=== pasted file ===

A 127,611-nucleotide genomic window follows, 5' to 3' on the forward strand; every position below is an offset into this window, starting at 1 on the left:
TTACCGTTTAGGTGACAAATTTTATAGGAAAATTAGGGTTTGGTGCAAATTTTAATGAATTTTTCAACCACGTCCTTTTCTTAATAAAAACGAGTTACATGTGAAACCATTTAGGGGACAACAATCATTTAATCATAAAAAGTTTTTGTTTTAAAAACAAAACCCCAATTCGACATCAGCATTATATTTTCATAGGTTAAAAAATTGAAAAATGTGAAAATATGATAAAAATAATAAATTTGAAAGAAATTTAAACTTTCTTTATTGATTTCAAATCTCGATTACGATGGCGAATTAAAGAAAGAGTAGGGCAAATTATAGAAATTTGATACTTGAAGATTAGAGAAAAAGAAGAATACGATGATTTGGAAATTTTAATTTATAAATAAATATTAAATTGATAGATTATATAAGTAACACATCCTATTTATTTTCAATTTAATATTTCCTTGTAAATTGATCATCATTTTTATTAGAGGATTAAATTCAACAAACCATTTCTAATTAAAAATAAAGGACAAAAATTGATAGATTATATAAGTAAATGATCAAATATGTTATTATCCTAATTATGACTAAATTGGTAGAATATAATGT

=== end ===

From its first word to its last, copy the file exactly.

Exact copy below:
A 127,611-nucleotide genomic window follows, 5' to 3' on the forward strand; every position below is an offset into this window, starting at 1 on the left:
TTACCGTTTAGGTGACAAATTTTATAGGAAAATTAGGGTTTGGTGCAAATTTTAATGAATTTTTCAACCACGTCCTTTTCTTAATAAAAACGAGTTACATGTGAAACCATTTAGGGGACAACAATCATTTAATCATAAAAAGTTTTTGTTTTAAAAACAAAACCCCAATTCGACATCAGCATTATATTTTCATAGGTTAAAAAATTGAAAAATGTGAAAATATGATAAAAATAATAAATTTGAAAGAAATTTAAACTTTCTTTATTGATTTCAAATCTCGATTACGATGGCGAATTAAAGAAAGAGTAGGGCAAATTATAGAAATTTGATACTTGAAGATTAGAGAAAAAGAAGAATACGATGATTTGGAAATTTTAATTTATAAATAAATATTAAATTGATAGATTATATAAGTAACACATCCTATTTATTTTCAATTTAATATTTCCTTGTAAATTGATCATCATTTTTATTAGAGGATTAAATTCAACAAACCATTTCTAATTAAAAATAAAGGACAAAAATTGATAGATTATATAAGTAAATGATCAAATATGTTATTATCCTAATTATGACTAAATTGGTAGAATATAATGT